We ended our session with the following questions.  Answering these queries may help you open the gates to work with new and different constituents.  I'd love to hear your thoughts as well.  How are you ensuring that your nonprofit is diverse, in both it's leadership and the communities it serves?  In other words, what are you doing to ensure that your organization does not become pale, male and stale?*
    • Who is missing from this debate/constituency?
    • Where do they “live?”
    • Do the people on our staff have relationships with them?
    • What tools should we be using to reach diverse audiences? (Facebook, MySpace, Black Planet, Hi5, mobile)
    • Are we questioning our assumptions about who people are, where they come from and what they need from us?
    • Is leadership invested in diversifying our staff and teams?
    • What would this coalition/program/service/application look like if we viewed it through a “diversity lens?”
    Jocelyn

    P.S.  If you want a concrete example about what can go wrong when you don't have a diverse community building, testing and launching your new programs, services and applications, watch this video - HP Computers are Racist.

    *Beyond Pale, Male and Stale is a chapter in Beyond the Echo Chamber: Reshaping Politics Through Networked Progressive Media by Jessica Clark and Tracy VanSlyke.  You should buy it!

    Friday, April 2, 2010

    Guilt and Shame are BAD for Fundraising



    Before I get started, let me make a big, fat caveat - I'm a donor to CARE.  I love this organization and the work that they do.  In particular, I'm a big supporter of their efforts to empower women all over the world to lead productive, satisfying lives.  What I don't like is this appeal because it makes me feel guilty and ashamed.

    Guilt and shame are bad for fundraising. They're also redundant, because I already feel SO overwhelmed by all of the perils and problems of this world.  (Really, my superego bashes me enough.)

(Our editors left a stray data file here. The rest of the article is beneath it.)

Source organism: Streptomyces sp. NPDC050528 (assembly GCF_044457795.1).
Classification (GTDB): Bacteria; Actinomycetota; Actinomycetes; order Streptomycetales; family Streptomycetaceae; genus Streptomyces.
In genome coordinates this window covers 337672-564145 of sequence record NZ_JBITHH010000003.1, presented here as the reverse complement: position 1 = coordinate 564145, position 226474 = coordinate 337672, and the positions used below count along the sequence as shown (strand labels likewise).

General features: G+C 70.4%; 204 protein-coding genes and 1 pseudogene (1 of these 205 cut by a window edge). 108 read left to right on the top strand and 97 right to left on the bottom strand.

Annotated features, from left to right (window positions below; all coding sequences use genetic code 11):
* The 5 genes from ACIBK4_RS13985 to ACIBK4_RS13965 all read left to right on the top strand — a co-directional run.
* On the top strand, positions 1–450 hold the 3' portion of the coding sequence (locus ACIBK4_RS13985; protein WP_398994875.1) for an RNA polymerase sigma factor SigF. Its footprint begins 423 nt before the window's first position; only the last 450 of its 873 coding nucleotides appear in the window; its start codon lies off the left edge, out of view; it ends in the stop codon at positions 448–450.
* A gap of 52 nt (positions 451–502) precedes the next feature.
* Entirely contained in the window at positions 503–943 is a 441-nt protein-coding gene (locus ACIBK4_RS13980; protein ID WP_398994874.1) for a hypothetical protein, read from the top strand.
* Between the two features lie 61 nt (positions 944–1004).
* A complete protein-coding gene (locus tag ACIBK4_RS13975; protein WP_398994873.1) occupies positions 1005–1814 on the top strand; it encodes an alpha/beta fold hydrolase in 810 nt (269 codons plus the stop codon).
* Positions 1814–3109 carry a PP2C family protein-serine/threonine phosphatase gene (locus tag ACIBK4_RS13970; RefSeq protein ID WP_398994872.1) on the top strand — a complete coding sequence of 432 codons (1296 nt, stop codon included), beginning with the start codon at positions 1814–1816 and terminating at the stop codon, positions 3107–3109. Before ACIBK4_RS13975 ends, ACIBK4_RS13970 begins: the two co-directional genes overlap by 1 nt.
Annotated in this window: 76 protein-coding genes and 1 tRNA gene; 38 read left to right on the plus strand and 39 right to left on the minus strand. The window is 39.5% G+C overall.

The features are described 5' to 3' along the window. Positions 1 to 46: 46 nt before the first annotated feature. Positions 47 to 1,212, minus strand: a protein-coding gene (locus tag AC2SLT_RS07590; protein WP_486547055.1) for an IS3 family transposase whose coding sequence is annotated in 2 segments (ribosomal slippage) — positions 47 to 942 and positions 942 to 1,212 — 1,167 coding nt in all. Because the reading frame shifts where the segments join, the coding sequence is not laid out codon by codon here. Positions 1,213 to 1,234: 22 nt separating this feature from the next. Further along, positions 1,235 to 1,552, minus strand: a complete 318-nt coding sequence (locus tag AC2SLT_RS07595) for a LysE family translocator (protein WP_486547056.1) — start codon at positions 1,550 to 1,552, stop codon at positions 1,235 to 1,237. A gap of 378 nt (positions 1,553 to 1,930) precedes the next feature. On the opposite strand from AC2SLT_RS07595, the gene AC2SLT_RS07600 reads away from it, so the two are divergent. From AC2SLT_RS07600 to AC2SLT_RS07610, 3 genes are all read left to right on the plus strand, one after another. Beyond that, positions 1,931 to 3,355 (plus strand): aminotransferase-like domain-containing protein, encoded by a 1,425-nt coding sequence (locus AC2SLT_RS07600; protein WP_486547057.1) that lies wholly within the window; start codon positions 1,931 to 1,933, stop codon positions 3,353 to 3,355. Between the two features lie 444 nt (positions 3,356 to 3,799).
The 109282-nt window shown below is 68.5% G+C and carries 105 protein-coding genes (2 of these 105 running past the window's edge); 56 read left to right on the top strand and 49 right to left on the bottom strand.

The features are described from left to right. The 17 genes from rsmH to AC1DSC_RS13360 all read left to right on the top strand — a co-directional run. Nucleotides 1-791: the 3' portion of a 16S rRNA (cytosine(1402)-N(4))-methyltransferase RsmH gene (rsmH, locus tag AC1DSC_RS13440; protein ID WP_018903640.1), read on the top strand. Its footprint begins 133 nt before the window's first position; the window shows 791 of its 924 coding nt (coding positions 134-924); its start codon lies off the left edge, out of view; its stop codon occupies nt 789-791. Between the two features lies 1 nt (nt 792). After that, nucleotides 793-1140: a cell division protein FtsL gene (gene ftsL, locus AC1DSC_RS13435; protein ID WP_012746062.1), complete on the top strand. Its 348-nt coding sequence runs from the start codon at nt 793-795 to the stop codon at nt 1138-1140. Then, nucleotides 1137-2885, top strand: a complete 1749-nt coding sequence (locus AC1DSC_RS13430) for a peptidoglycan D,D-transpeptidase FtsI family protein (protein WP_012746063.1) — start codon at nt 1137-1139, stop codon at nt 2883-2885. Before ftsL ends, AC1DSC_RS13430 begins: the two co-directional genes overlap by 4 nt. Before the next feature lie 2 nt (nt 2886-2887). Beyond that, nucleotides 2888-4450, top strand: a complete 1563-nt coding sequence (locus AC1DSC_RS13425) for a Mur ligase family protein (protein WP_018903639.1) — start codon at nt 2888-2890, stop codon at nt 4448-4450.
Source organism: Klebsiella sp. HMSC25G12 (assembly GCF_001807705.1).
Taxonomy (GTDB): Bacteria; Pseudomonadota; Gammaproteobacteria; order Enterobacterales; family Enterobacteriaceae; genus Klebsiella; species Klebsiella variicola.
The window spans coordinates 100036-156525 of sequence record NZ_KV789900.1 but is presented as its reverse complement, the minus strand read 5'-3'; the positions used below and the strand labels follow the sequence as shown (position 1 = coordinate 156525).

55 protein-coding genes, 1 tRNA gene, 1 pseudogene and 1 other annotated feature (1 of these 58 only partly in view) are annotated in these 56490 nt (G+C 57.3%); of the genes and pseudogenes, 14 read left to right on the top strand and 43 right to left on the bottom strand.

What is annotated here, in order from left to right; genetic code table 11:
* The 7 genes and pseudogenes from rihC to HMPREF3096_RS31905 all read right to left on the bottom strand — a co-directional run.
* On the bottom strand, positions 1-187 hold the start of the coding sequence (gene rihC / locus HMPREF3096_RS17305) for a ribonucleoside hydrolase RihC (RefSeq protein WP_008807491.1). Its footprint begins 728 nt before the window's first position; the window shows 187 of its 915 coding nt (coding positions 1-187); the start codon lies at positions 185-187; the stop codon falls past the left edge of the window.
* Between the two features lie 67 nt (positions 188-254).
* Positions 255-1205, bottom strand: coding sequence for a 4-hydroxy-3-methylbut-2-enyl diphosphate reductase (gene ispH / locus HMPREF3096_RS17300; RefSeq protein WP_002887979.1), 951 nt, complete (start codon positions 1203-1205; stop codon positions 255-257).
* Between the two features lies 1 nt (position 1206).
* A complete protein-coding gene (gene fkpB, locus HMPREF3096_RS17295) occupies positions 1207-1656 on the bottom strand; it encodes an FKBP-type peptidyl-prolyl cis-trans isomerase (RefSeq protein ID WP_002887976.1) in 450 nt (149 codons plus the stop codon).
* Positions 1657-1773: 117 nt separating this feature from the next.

While an appeal like this one might get you dollars, it won't GIVE DONORS the psychic reward they crave - that warm, fuzzy feeling that lets them know that they are helping to change the world and make a difference.  That they are good folks.  Instead, when people donate in response to a guilt trip they feel relief but mostly it's because you're finally off their back!

    Here is another story.  I co-chaired the annual giving campaign at my church last year.  And let me tell you I was dismayed by the number of parishioners who didn't pledge to our church.  (You should know, I attend a mid-class/upper mid-class suburban church and most of the parishioners have the means to give.) I had to force myself to resist my desire to guilt and shame people into giving, "Hey, look at all of the other folks in the church who give!" "As member of our community, don't you want to help BUILD as well as share in the wealth of our parish?"  "I know you just remodeled your kitchen. How 'bout swinging some of that cash our way so we can make sandwiches for the homeless!"  :)

    Luckily, I resisted my snarky voice and tried to take a higher ground. Why?  Well, I would have made a few enemies.  But seriously guilt trips simply don't work.

    People have their own reasons for giving to charity and churches.  Sometimes the trigger is finding the right person to make the "ask."  Sometimes the key to unlocking a donor's wallet is getting them involved in the mission/ministry of your work.  But (and here's the punch line) if your goal is to build LONG TERM, ENRICHING RELATIONSHIPS it's important to be patient, stalwart and kind.  Don't badger people into making donations.  Bring them along in a loving and kind way.

    Cheers!
    Jocelyn